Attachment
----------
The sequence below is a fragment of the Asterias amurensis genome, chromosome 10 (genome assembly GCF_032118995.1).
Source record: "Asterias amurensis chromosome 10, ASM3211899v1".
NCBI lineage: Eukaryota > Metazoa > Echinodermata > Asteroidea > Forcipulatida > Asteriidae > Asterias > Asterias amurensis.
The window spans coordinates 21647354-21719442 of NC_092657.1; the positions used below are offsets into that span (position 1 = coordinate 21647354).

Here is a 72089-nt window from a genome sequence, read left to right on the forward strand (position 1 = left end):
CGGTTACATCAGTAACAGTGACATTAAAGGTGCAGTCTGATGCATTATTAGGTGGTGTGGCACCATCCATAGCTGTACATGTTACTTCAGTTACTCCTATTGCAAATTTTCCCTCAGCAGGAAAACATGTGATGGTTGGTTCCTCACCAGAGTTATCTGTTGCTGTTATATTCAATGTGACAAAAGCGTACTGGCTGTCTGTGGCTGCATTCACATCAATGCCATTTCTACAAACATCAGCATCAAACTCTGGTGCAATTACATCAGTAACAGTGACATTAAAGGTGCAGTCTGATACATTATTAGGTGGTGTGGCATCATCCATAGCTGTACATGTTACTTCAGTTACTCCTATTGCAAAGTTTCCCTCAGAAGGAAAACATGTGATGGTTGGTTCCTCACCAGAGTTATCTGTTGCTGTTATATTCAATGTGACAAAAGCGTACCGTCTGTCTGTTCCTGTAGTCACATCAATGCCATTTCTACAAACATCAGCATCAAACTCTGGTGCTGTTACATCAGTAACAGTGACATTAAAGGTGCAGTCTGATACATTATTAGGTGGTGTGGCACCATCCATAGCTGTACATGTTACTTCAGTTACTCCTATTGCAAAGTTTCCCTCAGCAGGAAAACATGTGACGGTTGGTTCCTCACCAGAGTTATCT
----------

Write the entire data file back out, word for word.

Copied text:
The sequence below is a fragment of the Asterias amurensis genome, chromosome 10 (genome assembly GCF_032118995.1).
Source record: "Asterias amurensis chromosome 10, ASM3211899v1".
NCBI lineage: Eukaryota > Metazoa > Echinodermata > Asteroidea > Forcipulatida > Asteriidae > Asterias > Asterias amurensis.
The window spans coordinates 21647354-21719442 of NC_092657.1; the positions used below are offsets into that span (position 1 = coordinate 21647354).

Here is a 72089-nt window from a genome sequence, read left to right on the forward strand (position 1 = left end):
CGGTTACATCAGTAACAGTGACATTAAAGGTGCAGTCTGATGCATTATTAGGTGGTGTGGCACCATCCATAGCTGTACATGTTACTTCAGTTACTCCTATTGCAAATTTTCCCTCAGCAGGAAAACATGTGATGGTTGGTTCCTCACCAGAGTTATCTGTTGCTGTTATATTCAATGTGACAAAAGCGTACTGGCTGTCTGTGGCTGCATTCACATCAATGCCATTTCTACAAACATCAGCATCAAACTCTGGTGCAATTACATCAGTAACAGTGACATTAAAGGTGCAGTCTGATACATTATTAGGTGGTGTGGCATCATCCATAGCTGTACATGTTACTTCAGTTACTCCTATTGCAAAGTTTCCCTCAGAAGGAAAACATGTGATGGTTGGTTCCTCACCAGAGTTATCTGTTGCTGTTATATTCAATGTGACAAAAGCGTACCGTCTGTCTGTTCCTGTAGTCACATCAATGCCATTTCTACAAACATCAGCATCAAACTCTGGTGCTGTTACATCAGTAACAGTGACATTAAAGGTGCAGTCTGATACATTATTAGGTGGTGTGGCACCATCCATAGCTGTACATGTTACTTCAGTTACTCCTATTGCAAAGTTTCCCTCAGCAGGAAAACATGTGACGGTTGGTTCCTCACCAGAGTTATCT